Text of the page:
by LEWIS WALKER
What if you got paid to do what you love and have grown up doing your whole life? This is the life of Keenyn Walker, who by the age of 20 was drafted twice before signing a contract to play professionally in major league baseball.
“I thought he was crazy not to leave once he was selected out of high school. Not many people are that blessed,” said Jeff Myaer, head baseball coach at Judge Memorial High School in Salt Lake City.
Of all the odds and breaks in life, Walker has been blessed with his share.
Walker who is currently a part of the Chicago White Sox farm league in the Single-A organization is stationed in Kannapolis, N.C. playing for the Intimidators. His journey before making it there may have been a whirlwind to most folks.
As a senior at Judge Memorial, Walker was drafted by the Chicago Cubs, but he turned down that deal and moved on, choosing instead to attend Central Arizona College( CAC) in Coolidge, Ariz., one of the powerhouses for college baseball. After his freshman year at CAC, Walker was drafted again, this time by the Phillies. “It was crazy when I was in high school and got drafted, but then again just a year later is humbling,” Walker said.
Denying the offers from the big league left Walker, a center fielder, wondering if he would get another chance. “After my freshman year of college was over and I turned down another chance to play baseball, my dreams kind of became a blur,” he said. “I didn’t think anyone else would draft me again because I had turned down two teams already.”
Some doubted Walker might get another chance at his dream. “I was drafted when I was in college. I know how hard it is to have that opportunity come your way, but three times is out of this world,” Myaer said.
With many people watching from the outside, few stood strong in his corner, Walker said. Except for one. “My mom has been a huge part in this whole journey,” he said. “When I doubted myself she had the right words to put me back on track to complete what I had set out to do a long time ago.”
“Keenyn is someone who just loves to play baseball,” said his mother, Lori Walker, of Salt Lake City. “In baseball you have ups and downs that come easily and it can transfer over to life as well.”
June 6, 2011 is a day Walker will always remember. “That day I was just at home with my family watching the draft,” he said. “Teams just kept calling me and saying they may take me at this pick,” he said. Nervously walking around waiting for his name to be announced, Walker continuously ate snacks to calm his nerves, as well as talking and joking with the few family members who were present.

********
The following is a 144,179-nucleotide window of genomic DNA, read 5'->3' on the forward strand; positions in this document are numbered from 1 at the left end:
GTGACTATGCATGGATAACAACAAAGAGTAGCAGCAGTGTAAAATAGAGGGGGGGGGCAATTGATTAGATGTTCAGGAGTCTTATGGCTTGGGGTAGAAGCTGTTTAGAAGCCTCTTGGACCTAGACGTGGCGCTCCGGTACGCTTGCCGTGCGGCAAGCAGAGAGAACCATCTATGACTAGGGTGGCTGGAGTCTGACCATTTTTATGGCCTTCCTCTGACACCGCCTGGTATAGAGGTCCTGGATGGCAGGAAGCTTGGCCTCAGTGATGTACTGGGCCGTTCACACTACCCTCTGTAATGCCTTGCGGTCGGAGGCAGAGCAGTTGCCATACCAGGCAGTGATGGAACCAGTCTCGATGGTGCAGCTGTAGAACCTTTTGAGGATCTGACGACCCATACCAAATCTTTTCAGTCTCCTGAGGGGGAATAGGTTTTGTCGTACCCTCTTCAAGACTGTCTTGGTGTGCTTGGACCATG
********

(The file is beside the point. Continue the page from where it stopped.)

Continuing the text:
“It was a family thing,” Walker said.
After all the hoping and waiting, Walker’s blurry dreams have finally become a reality. Now 21, he was selected as the first overall pick in the 2011 MLB draft for the Chicago White Sox.
“I wake up and I feel like it’s a dream,” Walker said over the phone while training in Phoenix. Being a professional athlete comes with a lot of responsibility, as well as temptations. “I have more money than my mother does now,” said Walker, laughing. But his mother thinks he’s doing just fine.
“I am proud of the decisions he made. Even though they were hard to make, he made the correct ones,” said Lori Walker. “It is crazy seeing my son become something he has wanted to become his whole life.”
“My schedule has been hectic, kind of,” Walker said. He wakes at 8 a.m., goes for a run and then heads to batting practice. He does interviews between ball games. There seems to be an endless number of items to autograph, such as rookie cards, helmets and photos. “Each day I sign about 500 items for people I don’t even know,” Walker said.
“I am so fortunate and blessed to be where I am right now,” Walker said. “This is so crazy. It still hasn’t hit me yet, even though I have already played six minor league games, moved my way up to the single A organization, and now in spring training.”
Although the process to the big leagues is a long bumpy road, things seem to be falling in place for Walker. “I guess the third time is a luck charm,” he said.
Photo credits: Clockwise from top left, Megan Wallo: Keenyn Walker: Central Arizona College, Athletics: Jim Shipman.